1. Focus on the positive.
If your kids are dragging their feet at the thought of going back to school,
remind them what they have to look forward to! It’ll make jumping back
into it more fun.
Keep a journal or notebook nearby during lessons. When something
great (or hilarious or “unforgettable”) happens, write it down.
2. Pick a theme verse or quote each week.
You can choose it. Your family can find it together. Or a different
family member can pick it out each week to encourage a sense of ownership.
Come back to your theme each day of the week. Say it together. Make an art
project or song out of it.
If it’s a verse, read the whole chapter together. If it’s a
quotation, find out more about the person who said it.
It’s amazing how a few words can set the tone for the entire day!
As Proverbs 16:24 says, “Pleasant words are as an honeycomb, sweet
to the soul, and health to the bones.”
We forget to pray, or we wait until we’re totally overwhelmed.
If you need motivation to drag your kids (or yourself) out of a cozy bed
in the morning, He’s there.
If you feel alone, He’s there.
If you need help taking it one day at a time, He’s there.
4. Evaluate last semester.
Think through a typical day or week.
What worked about your routine? What didn’t?
What did your children love? What did they not love?
What worked for you? What didn’t?
Do any days stand out as your favorite? How can you create more like that?
Keep these answers handy for step 5.
Create a plan based on your answers in step 4. It can
be more fun than it sounds!
For example, if you noticed that focus goes out the window at a certain time of day, try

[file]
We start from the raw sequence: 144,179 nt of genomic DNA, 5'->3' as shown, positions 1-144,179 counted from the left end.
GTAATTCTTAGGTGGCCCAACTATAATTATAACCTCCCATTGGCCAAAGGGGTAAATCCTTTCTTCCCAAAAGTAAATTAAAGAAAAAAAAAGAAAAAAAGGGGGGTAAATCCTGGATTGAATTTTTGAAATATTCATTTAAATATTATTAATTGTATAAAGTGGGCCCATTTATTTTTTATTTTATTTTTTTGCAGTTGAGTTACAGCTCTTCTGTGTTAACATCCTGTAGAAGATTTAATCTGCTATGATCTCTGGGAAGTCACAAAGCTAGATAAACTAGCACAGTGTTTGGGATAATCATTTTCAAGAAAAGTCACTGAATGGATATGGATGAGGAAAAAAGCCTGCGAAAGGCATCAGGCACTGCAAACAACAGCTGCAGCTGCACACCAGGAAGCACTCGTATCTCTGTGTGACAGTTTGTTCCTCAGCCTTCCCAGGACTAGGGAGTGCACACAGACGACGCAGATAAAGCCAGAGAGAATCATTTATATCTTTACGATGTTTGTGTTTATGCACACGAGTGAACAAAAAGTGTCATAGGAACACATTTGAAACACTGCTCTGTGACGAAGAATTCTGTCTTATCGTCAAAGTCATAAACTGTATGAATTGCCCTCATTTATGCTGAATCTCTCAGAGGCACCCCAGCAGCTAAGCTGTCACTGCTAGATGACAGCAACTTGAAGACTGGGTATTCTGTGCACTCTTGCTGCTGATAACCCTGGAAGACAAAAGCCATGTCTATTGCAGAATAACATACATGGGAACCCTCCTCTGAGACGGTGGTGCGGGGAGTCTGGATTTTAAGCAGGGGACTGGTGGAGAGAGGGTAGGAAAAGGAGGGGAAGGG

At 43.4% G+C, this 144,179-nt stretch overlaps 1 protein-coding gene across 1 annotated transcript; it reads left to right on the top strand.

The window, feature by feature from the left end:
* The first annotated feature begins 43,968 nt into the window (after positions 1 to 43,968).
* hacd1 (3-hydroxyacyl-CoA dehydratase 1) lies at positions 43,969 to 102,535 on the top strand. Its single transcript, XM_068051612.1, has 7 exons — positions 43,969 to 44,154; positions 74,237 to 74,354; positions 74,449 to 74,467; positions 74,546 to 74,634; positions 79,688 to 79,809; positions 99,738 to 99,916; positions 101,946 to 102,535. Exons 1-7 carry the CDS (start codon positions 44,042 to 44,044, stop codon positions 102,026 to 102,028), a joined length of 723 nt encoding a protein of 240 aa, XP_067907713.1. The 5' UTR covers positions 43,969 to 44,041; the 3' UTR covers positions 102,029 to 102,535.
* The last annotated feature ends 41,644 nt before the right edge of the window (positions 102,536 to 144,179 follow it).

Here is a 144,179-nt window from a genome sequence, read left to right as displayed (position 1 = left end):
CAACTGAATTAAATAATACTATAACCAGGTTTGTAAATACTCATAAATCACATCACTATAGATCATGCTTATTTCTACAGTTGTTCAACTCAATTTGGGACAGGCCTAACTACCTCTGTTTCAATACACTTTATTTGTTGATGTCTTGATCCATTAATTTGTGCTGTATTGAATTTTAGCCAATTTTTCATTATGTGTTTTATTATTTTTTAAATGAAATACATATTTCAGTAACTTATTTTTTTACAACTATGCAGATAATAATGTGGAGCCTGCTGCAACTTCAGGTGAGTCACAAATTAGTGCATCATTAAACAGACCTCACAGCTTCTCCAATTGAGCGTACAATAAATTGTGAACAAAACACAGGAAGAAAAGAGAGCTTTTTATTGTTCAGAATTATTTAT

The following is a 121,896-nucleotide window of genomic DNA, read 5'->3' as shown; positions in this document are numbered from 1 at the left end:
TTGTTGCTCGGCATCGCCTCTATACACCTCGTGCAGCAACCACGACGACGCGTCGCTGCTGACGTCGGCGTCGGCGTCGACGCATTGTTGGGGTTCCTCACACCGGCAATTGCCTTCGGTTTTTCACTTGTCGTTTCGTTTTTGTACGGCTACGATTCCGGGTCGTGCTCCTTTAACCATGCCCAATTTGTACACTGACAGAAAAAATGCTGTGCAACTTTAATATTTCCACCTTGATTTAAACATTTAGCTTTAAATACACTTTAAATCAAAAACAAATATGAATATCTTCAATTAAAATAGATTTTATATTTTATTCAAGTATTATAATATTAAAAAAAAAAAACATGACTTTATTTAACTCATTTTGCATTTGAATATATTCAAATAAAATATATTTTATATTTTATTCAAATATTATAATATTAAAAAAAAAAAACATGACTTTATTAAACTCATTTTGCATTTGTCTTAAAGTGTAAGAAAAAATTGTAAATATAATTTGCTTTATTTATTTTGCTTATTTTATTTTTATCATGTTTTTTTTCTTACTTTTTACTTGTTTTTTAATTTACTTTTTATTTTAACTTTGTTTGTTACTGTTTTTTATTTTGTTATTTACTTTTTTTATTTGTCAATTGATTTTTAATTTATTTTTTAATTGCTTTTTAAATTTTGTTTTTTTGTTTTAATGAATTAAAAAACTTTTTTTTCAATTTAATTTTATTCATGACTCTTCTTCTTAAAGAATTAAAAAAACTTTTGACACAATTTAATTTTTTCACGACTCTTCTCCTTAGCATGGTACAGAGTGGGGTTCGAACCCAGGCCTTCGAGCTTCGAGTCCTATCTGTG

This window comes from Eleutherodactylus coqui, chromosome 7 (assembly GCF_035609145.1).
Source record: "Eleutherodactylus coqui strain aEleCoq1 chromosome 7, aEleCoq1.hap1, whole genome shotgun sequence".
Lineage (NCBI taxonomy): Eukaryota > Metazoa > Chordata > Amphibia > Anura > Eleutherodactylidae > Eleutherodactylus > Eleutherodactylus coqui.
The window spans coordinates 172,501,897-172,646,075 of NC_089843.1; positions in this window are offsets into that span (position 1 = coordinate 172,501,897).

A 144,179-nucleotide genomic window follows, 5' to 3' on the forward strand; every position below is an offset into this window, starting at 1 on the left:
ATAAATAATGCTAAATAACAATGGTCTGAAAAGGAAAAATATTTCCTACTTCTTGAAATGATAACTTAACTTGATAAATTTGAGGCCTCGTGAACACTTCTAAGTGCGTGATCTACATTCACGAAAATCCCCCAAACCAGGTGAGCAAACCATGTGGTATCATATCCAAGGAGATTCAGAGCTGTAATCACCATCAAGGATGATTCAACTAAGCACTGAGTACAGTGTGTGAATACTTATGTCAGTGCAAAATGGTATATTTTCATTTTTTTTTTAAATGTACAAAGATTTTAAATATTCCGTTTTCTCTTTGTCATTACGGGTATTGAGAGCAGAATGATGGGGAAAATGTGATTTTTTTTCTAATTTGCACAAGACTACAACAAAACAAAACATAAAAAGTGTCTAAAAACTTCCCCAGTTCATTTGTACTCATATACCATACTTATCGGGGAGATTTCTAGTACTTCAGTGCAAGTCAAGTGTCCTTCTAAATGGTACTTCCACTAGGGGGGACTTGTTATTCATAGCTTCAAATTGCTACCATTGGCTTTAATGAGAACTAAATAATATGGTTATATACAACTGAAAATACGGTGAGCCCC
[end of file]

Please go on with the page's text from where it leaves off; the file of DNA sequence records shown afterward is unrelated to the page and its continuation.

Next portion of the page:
adding a break or activity time then.
Maybe you’ve always started doing school mid-morning, but you’re all dragging
by the end of the day. Would it be better to start (and finish) earlier?
Perhaps you’re used to starting with the least-favorite subject, but your children would
look forward to doing school more if you started with their favorite subject.
Since you’re in a fresh semester, it’ll be easier for you to try out changes
in your routine.
Don’t change just to change, but don’t feel obligated to keep doing school exactly the
same way you’ve always done it, either.
6. Take time today to get ready for tomorrow.
You can pick out your clothes, your kids’ clothes,
plan for breakfast and lunch, etc.
But it will probably help you most if you go ahead and get everything ready for
tomorrow’s lessons (e.g., materials, textbooks, workbook pages, quizzes).
Review work from today, look over tomorrow’s lesson plans, and figure out if you
need to add in any extra review, etc.
That way, when it’s time to start, you can start—instead of spending the
first five minutes fishing a textbook out of the crack in the middle of the couch.
7. Use little things to make a big difference.
Would a new pen or pencil bring a big smile and a joyful
start to the day? How about more compliments and words of encouragement?
Hugs? A little extra one-on-one time? More music, exercise, or art? A surprise field trip?
Because you homeschool, you can make special moments happen all the time—after a math
test… in the middle of grammar exercises… at 10 a.m. on a rainy Tuesday.
So don’t focus so much on getting everything done that you forget to include the little
things that help make homeschooling so rewarding.